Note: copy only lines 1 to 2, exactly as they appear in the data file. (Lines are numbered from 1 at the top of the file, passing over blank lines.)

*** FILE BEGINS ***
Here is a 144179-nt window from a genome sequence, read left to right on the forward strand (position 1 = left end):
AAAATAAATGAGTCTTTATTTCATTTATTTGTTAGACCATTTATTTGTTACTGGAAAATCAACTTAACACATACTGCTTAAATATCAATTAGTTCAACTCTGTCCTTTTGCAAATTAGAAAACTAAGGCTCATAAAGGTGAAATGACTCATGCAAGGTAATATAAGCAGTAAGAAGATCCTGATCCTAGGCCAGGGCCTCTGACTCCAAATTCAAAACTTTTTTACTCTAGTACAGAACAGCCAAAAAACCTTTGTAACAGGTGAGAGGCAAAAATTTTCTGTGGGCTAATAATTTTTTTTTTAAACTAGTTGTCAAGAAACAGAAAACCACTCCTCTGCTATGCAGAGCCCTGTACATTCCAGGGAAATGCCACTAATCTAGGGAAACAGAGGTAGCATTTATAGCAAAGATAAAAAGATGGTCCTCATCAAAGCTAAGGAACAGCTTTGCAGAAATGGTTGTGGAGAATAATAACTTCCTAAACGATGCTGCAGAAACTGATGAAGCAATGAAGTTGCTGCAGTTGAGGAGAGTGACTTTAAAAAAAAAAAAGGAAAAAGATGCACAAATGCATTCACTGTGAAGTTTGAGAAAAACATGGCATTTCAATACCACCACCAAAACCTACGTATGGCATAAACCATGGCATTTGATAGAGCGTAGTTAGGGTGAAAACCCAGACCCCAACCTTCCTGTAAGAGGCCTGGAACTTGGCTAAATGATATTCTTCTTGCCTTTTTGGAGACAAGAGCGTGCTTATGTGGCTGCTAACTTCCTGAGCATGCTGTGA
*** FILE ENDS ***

Here is a 144179-nt window from a genome sequence, read left to right on the forward strand (position 1 = left end):
AAAATAAATGAGTCTTTATTTCATTTATTTGTTAGACCATTTATTTGTTACTGGAAAATCAACTTAACACATACTGCTTAAATATCAATTAGTTCAACTCTGTCCTTTTGCAAATTAGAAAACTAAGGCTCATAAAGGTGAAATGACTCATGCAAGGTAATATAAGCAGTAAGAAGATCCTGATCCTAGGCCAGGGCCTCTGACTCCAAATTCAAAACTTTTTTACTCTAGTACAGAACAGCCAAAAAACCTTTGTAACAGGTGAGAGGCAAAAATTTTCTGTGGGCTAATAATTTTTTTTTTAAACTAGTTGTCAAGAAACAGAAAACCACTCCTCTGCTATGCAGAGCCCTGTACATTCCAGGGAAATGCCACTAATCTAGGGAAACAGAGGTAGCATTTATAGCAAAGATAAAAAGATGGTCCTCATCAAAGCTAAGGAACAGCTTTGCAGAAATGGTTGTGGAGAATAATAACTTCCTAAACGATGCTGCAGAAACTGATGAAGCAATGAAGTTGCTGCAGTTGAGGAGAGTGACTTTAAAAAAAAAAAAGGAAAAAGATGCACAAATGCATTCACTGTGAAGTTTGAGAAAAACATGGCATTTCAATACCACCACCAAAACCTACGTATGGCATAAACCATGGCATTTGATAGAGCGTAGTTAGGGTGAAAACCCAGACCCCAACCTTCCTGTAAGAGGCCTGGAACTTGGCTAAATGATATTCTTCTTGCCTTTTTGGAGACAAGAGCGTGCTTATGTGGCTGCTAACTTCCTGAGCATGCTGTGA